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Learning Math Home
Patterns, Functions, and Algebra
 
Session 6 Part A Part B Part C Part D Part E Homework
 
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Session 2 Materials:
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A B C D E
Homework

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Solutions for Session 2, Part B

See solutions for Problems: B1 | B2 | B3 | B4 | B5 | B6| B7 | B8


Problem B1

Some possible descriptions:

 

As the number of triangles increases by 1, the number of toothpicks increases by 4.

 

To get the number of toothpicks, multiply the number of triangles by 4 and add 2.

 

To get the number of toothpicks, triple the number of triangles, then add 2 more than the number of triangles.

 

To get the number of toothpicks, take the number of triangles, multiply by 6, and then subtract 2 times 1 less than the number of triangles

<< back to Problem B1


 

Problem B2

Here's the completed table:

 

Input

 

Output

1

 

6

2

 

10

3

 

14

4

 

18

10

 

42

 

Look familiar? It should -- it's the table from Problem A1.

<< back to Problem B2


 

Problem B3

The number of toothpicks is 4 times the number of triangles, plus 2. Look at what happens when each new shape is built. Specifically, imagine that you have the shape for 1 triangle already built, and you need to build the shape for 2 triangles. You would only need to add 4 toothpicks to the left of the existing shape. Sure enough, these 4 are what you'd need to build the 3rd shape on to the 2nd, and so on. So each new triangle means 4 new toothpicks. The "+ 2" comes from the lower right corner of the original triangle, which is not part of the shape added on each time.

Problem B3 solution

You can be sure that the description always gives the correct number of toothpicks because there is a specific context to the problem. The method of creating new triangles never changes, so you can be sure that each triangle will have 4 more toothpicks than the last. Compare this to Problem A5; without a context, there is no guaranteed pattern.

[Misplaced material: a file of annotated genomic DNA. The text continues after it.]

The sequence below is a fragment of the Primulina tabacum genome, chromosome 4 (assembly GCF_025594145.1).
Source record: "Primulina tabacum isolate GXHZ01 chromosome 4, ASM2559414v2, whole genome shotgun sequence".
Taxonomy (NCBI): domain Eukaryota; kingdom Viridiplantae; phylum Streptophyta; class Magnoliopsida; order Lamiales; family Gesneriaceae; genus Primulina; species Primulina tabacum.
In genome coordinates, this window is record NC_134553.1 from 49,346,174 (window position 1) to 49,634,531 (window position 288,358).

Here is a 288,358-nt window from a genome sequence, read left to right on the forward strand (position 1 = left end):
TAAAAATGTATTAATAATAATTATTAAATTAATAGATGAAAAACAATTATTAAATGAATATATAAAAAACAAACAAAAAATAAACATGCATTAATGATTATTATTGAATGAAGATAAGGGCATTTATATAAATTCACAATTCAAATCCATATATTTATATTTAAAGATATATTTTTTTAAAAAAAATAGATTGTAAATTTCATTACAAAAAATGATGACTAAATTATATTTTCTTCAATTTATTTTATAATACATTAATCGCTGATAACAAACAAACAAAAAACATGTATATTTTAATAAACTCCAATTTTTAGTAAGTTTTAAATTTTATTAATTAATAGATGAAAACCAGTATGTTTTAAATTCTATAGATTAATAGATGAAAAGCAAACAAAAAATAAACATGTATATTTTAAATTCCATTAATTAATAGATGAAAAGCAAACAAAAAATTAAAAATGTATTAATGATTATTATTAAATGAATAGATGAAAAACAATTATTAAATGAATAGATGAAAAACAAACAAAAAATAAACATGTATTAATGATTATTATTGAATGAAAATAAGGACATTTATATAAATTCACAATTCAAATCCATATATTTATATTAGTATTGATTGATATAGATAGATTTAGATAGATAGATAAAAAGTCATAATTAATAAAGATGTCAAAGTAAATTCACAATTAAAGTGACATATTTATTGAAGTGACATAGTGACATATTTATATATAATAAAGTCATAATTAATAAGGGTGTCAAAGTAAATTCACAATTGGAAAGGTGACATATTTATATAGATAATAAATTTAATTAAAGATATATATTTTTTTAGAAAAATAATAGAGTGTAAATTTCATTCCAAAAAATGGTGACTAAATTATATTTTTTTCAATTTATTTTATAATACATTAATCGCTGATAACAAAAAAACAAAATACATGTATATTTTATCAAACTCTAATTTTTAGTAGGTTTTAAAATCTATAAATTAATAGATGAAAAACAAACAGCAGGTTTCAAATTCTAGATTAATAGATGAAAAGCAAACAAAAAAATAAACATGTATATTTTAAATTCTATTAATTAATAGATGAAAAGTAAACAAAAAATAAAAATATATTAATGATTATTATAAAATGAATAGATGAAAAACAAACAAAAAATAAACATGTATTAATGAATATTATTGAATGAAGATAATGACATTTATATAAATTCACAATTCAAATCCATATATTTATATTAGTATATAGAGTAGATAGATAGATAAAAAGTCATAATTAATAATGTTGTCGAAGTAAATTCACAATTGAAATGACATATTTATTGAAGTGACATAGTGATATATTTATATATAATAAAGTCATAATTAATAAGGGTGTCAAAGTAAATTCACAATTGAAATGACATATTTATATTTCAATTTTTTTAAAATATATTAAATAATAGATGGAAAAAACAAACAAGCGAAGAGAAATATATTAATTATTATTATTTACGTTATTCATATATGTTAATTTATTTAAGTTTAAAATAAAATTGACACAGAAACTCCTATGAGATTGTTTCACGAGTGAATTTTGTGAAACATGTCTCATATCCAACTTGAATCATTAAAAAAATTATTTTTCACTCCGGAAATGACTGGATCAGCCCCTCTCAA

<< back to Problem B3


 

Problem B4

Some predictions:

 

Triangles

 

Toothpicks

1

 

6

2

 

10

3

 

14

4

 

18

10

 

42

100

 

402

6

 

26

11

 

46

25

 

102

 

<< back to Problem B4


 

Problem B5

One subtle change between this table and the table in Part A is that we can be sure the pattern in this table will continue as long as necessary.

<< back to Problem B5


 

Problem B6

Patterns like the ones listed in parts (f) and (g) in Problem A5 will not happen in this context. The others (parts (a) through (e)) are valid.

<< back to Problem B6


 

Problem B7

One way to calculate the number of triangles is to "undo" the way we turn triangles into toothpicks. To get toothpicks from triangles, we multiply by 4, then add 2. So to "undo" these operations, we have to subtract 2, then divide by 4. So the number of triangles can be determined by this process, or it can be determined by the rule n = (T - 2) / 4.

<< back to Problem B7


 

Problem B8

No. For example, there would never be a number of triangles for 1004 toothpicks. This means that the rule developed in Problem B7 only works for numbers that produce a positive whole number as the output.

<< back to Problem B8


 

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